100 years of bauhaus II: DAS WATT: David Batchelder | Alfred Ehrhardt

Batchelder asserts these would have remained hidden to him using analog technology: “My ability to see has grown because I have been able to make and see many thousands of photographs. My vision has grown as a result. I see so many interesting things in the sand now that were there before, but beyond my vision.” Batchelder purposely addresses human perception: the abstracting of the nature motif, reduced to a minute amount of information, generates inner visions. It seems nearly impossible not to discover something concrete in these images. Something within us strives to see faces, figures, a landscape, or a galaxy, and yet we are only looking down on a limited stretch of beach.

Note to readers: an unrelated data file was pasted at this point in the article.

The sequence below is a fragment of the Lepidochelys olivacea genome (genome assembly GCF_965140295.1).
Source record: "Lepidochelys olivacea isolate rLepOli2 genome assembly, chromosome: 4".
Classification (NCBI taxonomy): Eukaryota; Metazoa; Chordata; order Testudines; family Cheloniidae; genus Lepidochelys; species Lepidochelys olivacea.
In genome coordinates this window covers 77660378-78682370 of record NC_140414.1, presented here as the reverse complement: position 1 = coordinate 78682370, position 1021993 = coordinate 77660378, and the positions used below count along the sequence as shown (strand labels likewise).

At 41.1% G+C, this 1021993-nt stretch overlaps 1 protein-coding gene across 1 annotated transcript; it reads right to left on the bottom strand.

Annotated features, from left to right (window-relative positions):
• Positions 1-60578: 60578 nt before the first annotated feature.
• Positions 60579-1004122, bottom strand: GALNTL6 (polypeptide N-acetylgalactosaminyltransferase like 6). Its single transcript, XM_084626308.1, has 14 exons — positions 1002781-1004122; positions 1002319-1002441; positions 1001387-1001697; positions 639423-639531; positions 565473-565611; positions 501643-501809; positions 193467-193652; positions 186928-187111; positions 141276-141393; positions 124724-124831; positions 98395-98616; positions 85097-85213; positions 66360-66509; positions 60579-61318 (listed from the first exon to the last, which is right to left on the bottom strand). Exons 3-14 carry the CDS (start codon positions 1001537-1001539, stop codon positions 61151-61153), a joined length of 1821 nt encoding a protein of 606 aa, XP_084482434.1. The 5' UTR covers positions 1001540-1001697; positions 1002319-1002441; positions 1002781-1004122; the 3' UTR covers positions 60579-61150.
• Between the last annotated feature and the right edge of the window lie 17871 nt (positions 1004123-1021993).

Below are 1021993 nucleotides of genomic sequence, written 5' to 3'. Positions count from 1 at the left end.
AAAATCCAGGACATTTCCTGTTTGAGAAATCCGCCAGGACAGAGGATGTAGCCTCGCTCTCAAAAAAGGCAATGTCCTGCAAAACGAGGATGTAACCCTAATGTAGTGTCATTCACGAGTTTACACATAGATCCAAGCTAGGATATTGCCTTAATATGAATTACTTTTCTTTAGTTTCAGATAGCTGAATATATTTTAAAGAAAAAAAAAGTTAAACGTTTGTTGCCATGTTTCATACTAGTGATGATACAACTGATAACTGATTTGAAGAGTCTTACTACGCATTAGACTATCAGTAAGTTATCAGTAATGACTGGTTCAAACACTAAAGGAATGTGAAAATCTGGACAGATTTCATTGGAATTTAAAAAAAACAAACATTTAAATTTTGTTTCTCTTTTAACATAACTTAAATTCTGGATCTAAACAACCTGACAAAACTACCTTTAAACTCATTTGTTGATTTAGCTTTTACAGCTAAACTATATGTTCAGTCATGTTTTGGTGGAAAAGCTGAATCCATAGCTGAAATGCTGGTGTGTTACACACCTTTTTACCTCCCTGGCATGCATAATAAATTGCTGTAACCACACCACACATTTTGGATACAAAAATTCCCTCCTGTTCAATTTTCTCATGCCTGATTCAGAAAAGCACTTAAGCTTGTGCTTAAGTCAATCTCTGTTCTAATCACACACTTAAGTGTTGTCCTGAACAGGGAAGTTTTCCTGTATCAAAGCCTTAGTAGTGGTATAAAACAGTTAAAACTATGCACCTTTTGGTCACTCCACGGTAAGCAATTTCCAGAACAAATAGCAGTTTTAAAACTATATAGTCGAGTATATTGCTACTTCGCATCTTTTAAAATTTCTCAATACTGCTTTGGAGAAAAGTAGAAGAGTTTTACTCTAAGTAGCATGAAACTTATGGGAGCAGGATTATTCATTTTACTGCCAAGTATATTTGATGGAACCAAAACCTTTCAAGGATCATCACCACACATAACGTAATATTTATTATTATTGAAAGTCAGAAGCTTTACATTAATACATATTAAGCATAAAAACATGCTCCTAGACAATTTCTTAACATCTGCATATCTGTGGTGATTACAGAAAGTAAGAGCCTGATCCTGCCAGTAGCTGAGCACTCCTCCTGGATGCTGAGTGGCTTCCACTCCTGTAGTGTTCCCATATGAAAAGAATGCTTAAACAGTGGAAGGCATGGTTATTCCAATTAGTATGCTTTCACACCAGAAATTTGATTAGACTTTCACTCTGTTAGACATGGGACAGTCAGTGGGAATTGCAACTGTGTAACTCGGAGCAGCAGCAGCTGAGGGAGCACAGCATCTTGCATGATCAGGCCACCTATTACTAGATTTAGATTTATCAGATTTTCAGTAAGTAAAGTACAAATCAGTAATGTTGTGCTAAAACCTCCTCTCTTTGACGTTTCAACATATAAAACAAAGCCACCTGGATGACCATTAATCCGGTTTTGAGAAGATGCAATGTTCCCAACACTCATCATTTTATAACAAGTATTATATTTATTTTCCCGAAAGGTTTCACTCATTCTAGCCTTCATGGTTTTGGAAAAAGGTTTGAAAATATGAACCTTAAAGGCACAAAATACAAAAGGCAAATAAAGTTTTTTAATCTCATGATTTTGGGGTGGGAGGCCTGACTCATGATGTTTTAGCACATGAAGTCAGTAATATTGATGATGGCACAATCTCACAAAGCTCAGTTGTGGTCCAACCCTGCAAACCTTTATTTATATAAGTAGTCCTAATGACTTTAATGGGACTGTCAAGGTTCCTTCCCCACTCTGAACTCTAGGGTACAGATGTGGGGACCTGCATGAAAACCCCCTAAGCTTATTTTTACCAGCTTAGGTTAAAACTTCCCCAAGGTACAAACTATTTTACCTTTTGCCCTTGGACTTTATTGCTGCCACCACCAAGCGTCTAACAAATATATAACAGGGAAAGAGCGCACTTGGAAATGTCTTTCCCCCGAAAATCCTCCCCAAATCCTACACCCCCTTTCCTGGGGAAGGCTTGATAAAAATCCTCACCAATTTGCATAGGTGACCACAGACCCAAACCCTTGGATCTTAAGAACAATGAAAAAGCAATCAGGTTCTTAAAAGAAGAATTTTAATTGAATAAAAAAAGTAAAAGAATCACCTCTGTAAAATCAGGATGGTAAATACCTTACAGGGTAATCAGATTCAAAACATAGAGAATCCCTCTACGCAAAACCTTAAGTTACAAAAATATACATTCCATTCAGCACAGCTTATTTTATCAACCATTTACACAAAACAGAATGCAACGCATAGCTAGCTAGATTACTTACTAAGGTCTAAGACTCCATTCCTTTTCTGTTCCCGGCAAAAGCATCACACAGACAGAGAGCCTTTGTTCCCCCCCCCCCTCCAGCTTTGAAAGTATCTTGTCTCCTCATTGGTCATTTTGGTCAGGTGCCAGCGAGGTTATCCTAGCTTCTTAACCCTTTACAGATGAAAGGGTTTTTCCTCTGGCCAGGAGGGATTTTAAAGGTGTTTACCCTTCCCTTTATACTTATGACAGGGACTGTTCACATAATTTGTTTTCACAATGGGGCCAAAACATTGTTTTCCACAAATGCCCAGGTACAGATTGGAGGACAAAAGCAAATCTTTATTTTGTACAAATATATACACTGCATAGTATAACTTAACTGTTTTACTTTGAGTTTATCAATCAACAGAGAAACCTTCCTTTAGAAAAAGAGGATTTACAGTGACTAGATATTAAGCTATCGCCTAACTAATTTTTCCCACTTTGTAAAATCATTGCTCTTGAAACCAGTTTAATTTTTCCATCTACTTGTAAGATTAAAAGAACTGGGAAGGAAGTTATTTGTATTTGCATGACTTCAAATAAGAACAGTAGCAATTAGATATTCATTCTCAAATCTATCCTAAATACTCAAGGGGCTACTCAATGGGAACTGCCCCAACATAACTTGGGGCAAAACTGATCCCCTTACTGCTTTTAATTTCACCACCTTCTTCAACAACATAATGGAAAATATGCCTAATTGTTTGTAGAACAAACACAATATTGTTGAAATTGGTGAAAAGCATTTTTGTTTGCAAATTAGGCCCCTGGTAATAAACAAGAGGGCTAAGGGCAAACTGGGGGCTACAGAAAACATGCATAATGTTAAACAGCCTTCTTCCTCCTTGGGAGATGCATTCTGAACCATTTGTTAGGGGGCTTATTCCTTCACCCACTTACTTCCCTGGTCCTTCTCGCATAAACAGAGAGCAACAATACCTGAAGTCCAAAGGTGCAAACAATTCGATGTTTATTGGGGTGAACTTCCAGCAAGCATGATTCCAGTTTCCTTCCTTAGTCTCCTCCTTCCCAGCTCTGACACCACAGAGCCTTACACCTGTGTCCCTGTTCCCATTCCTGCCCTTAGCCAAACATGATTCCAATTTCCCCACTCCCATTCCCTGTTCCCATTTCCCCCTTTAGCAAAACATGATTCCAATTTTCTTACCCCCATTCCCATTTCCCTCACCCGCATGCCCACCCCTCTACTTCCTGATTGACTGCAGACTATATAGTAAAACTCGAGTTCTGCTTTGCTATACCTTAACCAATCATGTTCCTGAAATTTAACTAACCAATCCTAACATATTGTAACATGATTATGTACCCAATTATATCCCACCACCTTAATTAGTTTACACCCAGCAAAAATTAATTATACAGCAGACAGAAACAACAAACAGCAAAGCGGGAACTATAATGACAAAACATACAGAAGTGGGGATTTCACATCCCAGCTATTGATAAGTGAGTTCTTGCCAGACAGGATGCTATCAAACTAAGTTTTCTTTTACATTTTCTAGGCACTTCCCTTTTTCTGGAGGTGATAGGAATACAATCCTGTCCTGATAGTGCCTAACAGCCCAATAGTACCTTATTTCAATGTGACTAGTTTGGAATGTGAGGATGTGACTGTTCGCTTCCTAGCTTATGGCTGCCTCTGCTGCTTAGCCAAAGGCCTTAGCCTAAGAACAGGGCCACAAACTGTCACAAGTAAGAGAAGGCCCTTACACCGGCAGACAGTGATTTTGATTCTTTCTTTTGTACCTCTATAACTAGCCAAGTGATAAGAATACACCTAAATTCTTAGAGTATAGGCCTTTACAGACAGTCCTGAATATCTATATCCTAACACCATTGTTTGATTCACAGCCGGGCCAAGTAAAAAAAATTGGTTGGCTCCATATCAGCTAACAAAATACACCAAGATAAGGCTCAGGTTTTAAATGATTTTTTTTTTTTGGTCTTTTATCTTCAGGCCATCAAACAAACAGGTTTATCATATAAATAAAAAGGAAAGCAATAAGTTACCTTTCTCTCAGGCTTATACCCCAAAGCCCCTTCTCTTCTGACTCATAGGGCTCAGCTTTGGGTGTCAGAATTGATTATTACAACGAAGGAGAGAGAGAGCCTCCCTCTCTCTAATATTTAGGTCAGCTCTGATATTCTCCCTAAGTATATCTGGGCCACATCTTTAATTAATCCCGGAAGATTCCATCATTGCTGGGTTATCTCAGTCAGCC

Unlike Ehrhardt, Batchelder is not interested in the laws of structure, but in the chaotic, strange, surreal, non-rational, in short: the world of dreams and the imagination. Batchelder’s play-like freeness contrasts with Ehrhardt’s objective structural order—poetry versus science.

An exhibition catalog will be published.

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